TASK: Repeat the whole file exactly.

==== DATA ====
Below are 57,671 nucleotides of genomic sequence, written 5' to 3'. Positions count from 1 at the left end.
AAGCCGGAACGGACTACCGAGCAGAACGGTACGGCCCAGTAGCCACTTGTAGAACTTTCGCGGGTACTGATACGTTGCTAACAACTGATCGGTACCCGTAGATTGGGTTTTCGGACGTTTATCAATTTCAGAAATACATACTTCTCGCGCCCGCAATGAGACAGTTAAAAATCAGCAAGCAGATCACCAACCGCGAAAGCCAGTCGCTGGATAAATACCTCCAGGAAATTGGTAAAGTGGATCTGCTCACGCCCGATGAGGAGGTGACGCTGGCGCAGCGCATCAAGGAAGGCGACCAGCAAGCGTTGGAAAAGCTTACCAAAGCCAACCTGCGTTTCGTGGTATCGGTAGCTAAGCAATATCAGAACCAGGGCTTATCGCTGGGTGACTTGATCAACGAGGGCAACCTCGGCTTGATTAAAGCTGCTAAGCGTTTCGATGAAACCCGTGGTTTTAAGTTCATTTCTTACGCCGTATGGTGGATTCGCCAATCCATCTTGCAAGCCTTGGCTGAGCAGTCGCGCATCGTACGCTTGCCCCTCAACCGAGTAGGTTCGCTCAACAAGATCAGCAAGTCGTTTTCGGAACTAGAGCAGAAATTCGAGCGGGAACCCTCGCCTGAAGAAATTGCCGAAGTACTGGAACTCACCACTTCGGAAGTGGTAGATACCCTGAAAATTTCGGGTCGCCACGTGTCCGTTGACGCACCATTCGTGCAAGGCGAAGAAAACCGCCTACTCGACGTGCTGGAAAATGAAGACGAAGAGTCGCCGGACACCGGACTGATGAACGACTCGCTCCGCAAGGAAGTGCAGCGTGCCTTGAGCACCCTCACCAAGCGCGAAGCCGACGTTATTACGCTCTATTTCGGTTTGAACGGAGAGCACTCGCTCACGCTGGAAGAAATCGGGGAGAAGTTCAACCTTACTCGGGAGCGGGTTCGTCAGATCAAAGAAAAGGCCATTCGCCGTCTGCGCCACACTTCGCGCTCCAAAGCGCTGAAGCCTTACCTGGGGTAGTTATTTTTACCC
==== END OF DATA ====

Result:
Below are 57,671 nucleotides of genomic sequence, written 5' to 3'. Positions count from 1 at the left end.
AAGCCGGAACGGACTACCGAGCAGAACGGTACGGCCCAGTAGCCACTTGTAGAACTTTCGCGGGTACTGATACGTTGCTAACAACTGATCGGTACCCGTAGATTGGGTTTTCGGACGTTTATCAATTTCAGAAATACATACTTCTCGCGCCCGCAATGAGACAGTTAAAAATCAGCAAGCAGATCACCAACCGCGAAAGCCAGTCGCTGGATAAATACCTCCAGGAAATTGGTAAAGTGGATCTGCTCACGCCCGATGAGGAGGTGACGCTGGCGCAGCGCATCAAGGAAGGCGACCAGCAAGCGTTGGAAAAGCTTACCAAAGCCAACCTGCGTTTCGTGGTATCGGTAGCTAAGCAATATCAGAACCAGGGCTTATCGCTGGGTGACTTGATCAACGAGGGCAACCTCGGCTTGATTAAAGCTGCTAAGCGTTTCGATGAAACCCGTGGTTTTAAGTTCATTTCTTACGCCGTATGGTGGATTCGCCAATCCATCTTGCAAGCCTTGGCTGAGCAGTCGCGCATCGTACGCTTGCCCCTCAACCGAGTAGGTTCGCTCAACAAGATCAGCAAGTCGTTTTCGGAACTAGAGCAGAAATTCGAGCGGGAACCCTCGCCTGAAGAAATTGCCGAAGTACTGGAACTCACCACTTCGGAAGTGGTAGATACCCTGAAAATTTCGGGTCGCCACGTGTCCGTTGACGCACCATTCGTGCAAGGCGAAGAAAACCGCCTACTCGACGTGCTGGAAAATGAAGACGAAGAGTCGCCGGACACCGGACTGATGAACGACTCGCTCCGCAAGGAAGTGCAGCGTGCCTTGAGCACCCTCACCAAGCGCGAAGCCGACGTTATTACGCTCTATTTCGGTTTGAACGGAGAGCACTCGCTCACGCTGGAAGAAATCGGGGAGAAGTTCAACCTTACTCGGGAGCGGGTTCGTCAGATCAAAGAAAAGGCCATTCGCCGTCTGCGCCACACTTCGCGCTCCAAAGCGCTGAAGCCTTACCTGGGGTAGTTATTTTTACCC